Unrequited Spite

By Clare O’Dea

Justin sat at the kitchen table of the Ringsend apartment methodically working his way through the pile of pages and chuckling between drags of his cigarette. Derek watched his flatmate’s face intently, trying to hide his anxiety. He was beginning to doubt the wisdom of sharing his secret with the brash younger man. Maybe he should just interrupt Justin and grab the pages back; the whole notion was half-baked, unethical and difficult to explain. As Derek squirmed and hesitated, Justin read on.

Five minutes passed, then ten. Desperate for something to keep him occupied, Derek put the kettle on and then, feeling tall and self-conscious in the kitchen, started the washing-up. With his back to Justin, he had to keep looking over his shoulder to monitor the reading.

Finally, when Derek was in the middle of tackling the crusty cooker rings, Justin placed the last page on the pile to his right and leaned back with a smirk to look at the J-cloth wielding author.

“I don’t get it, I just don’t get it.” Derek attempted a mature, knowing expression. “This material, these characters, well it’s so bloody real and entertaining.” Derek nodded. “The flow is great, what can I say, it is just as good if not better than any of the chick lit we publish at Perrot’s. But what I don’t get is since when are you such an expert on women?”

Derek smiled weakly and raised his hands in a ‘dunno’ gesture.

“How much more have you written?”

“More. A lot more, I mean reams of the stuff. It’s all a bit in rough form though, needs some structure, some rounding off I suppose.”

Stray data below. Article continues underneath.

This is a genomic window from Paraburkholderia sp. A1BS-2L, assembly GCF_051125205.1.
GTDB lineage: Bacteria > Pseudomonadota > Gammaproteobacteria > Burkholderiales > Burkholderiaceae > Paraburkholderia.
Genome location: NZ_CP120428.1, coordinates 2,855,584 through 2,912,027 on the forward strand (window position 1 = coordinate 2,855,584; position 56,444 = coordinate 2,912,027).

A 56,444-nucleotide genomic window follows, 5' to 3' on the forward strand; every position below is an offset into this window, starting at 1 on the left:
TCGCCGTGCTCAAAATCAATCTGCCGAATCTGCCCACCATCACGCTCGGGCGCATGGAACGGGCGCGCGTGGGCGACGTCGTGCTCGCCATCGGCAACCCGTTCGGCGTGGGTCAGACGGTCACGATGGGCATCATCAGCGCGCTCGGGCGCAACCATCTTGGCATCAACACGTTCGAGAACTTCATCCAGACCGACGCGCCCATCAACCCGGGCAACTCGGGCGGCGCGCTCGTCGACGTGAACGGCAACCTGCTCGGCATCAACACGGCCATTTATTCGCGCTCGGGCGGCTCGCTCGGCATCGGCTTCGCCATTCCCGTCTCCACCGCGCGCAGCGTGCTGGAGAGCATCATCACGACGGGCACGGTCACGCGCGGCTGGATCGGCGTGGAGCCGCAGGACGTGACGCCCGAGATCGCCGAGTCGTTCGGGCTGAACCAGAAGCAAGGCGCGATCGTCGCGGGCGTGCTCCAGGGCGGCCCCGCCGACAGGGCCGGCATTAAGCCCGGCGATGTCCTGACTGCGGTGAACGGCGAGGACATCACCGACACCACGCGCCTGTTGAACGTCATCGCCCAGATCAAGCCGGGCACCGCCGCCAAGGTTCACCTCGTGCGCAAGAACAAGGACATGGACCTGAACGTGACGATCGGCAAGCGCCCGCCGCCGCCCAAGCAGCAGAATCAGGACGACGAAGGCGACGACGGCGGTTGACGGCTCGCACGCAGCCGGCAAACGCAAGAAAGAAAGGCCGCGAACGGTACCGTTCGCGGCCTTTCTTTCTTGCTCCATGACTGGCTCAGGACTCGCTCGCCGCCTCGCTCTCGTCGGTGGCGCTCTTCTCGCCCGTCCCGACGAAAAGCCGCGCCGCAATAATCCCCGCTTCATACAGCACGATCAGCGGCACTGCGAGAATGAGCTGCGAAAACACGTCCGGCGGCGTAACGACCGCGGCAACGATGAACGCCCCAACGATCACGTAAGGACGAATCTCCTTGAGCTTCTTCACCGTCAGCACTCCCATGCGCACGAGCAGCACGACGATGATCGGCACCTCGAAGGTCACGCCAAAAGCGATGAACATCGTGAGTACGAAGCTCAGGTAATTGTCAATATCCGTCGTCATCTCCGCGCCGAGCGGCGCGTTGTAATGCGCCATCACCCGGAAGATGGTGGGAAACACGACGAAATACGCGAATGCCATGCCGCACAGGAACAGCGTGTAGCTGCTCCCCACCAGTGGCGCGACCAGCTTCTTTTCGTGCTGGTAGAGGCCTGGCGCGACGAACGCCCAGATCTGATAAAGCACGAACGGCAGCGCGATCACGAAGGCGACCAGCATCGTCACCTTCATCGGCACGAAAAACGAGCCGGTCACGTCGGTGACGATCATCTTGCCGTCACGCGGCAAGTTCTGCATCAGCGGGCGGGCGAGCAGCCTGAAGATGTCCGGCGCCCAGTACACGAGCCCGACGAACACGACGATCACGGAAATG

“Where does it come from though? I mean how long have you been writing and why these characters?”

“I’ve been writing for a while, you know, and em the women are a kind of amalgam of, well I’ve always been fascinated by women’s friendships and all that, you know through my exes.”

“But I thought the longest you ever went out with anyone was two months.”

“Look I’m a watcher, I’m a listener. I’ve been walking around for the past 36 years watching and listening and this is just something that I kind of tapped into.”

“And the email format, what gave you that idea?”

“Ah I just saw it one time at the airport. I was browsing and I saw one of those best-selling single girl type stories. It was all emails. I think that’s what set me off.”

“Well it’s bloody intriguing, how an IT guy, and I stress guy, who works for an insurance company.” “Worked for an insurance company,” Derek interrupted. “Yeah OK worked then, but you only finished up last Friday after 13 bloody years at the place.”

“What’s your point mate?”

“My point is you don’t fit the typical profile for this kind of writing, by far not, but who gives a shit, you’ve cracked it. I’d be happy to advise you where to go from here with your manuscript. Consider me your number one fan from now on.”

Derek looked at his flatmate’s outstretched hand and broad smile and couldn’t help reciprocating. By now his nerves were starting to evaporate and replacing them came an unusual feeling of satisfaction.

Maybe one day Janet or one of her friends would come across the published material but what could they do about it? Making any kind of fuss would identify them as the women in the emails and expose them to ridicule, if not divorce proceedings. It would teach Janet a lesson for flirting with him and ignoring company guidelines on personal emails, Derek thought, wondering if he might finally have to buy a suit to wear at the launch party.

Clare O’Dea

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